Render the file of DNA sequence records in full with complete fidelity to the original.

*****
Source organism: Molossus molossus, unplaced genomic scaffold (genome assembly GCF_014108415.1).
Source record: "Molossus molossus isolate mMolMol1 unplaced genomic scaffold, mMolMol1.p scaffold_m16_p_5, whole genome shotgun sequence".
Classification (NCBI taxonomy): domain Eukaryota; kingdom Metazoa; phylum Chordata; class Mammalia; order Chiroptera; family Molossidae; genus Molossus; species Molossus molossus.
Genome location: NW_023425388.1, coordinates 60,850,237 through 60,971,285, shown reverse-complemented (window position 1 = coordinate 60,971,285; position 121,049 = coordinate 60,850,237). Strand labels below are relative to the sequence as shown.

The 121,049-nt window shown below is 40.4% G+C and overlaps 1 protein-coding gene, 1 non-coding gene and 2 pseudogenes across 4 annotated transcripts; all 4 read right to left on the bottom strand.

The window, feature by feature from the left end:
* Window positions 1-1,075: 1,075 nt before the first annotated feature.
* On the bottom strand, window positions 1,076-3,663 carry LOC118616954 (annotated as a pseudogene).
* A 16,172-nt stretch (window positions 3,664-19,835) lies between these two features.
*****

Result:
Source organism: Molossus molossus, unplaced genomic scaffold (genome assembly GCF_014108415.1).
Source record: "Molossus molossus isolate mMolMol1 unplaced genomic scaffold, mMolMol1.p scaffold_m16_p_5, whole genome shotgun sequence".
Classification (NCBI taxonomy): domain Eukaryota; kingdom Metazoa; phylum Chordata; class Mammalia; order Chiroptera; family Molossidae; genus Molossus; species Molossus molossus.
Genome location: NW_023425388.1, coordinates 60,850,237 through 60,971,285, shown reverse-complemented (window position 1 = coordinate 60,971,285; position 121,049 = coordinate 60,850,237). Strand labels below are relative to the sequence as shown.

The 121,049-nt window shown below is 40.4% G+C and overlaps 1 protein-coding gene, 1 non-coding gene and 2 pseudogenes across 4 annotated transcripts; all 4 read right to left on the bottom strand.

The window, feature by feature from the left end:
* Window positions 1-1,075: 1,075 nt before the first annotated feature.
* On the bottom strand, window positions 1,076-3,663 carry LOC118616954 (annotated as a pseudogene).
* A 16,172-nt stretch (window positions 3,664-19,835) lies between these two features.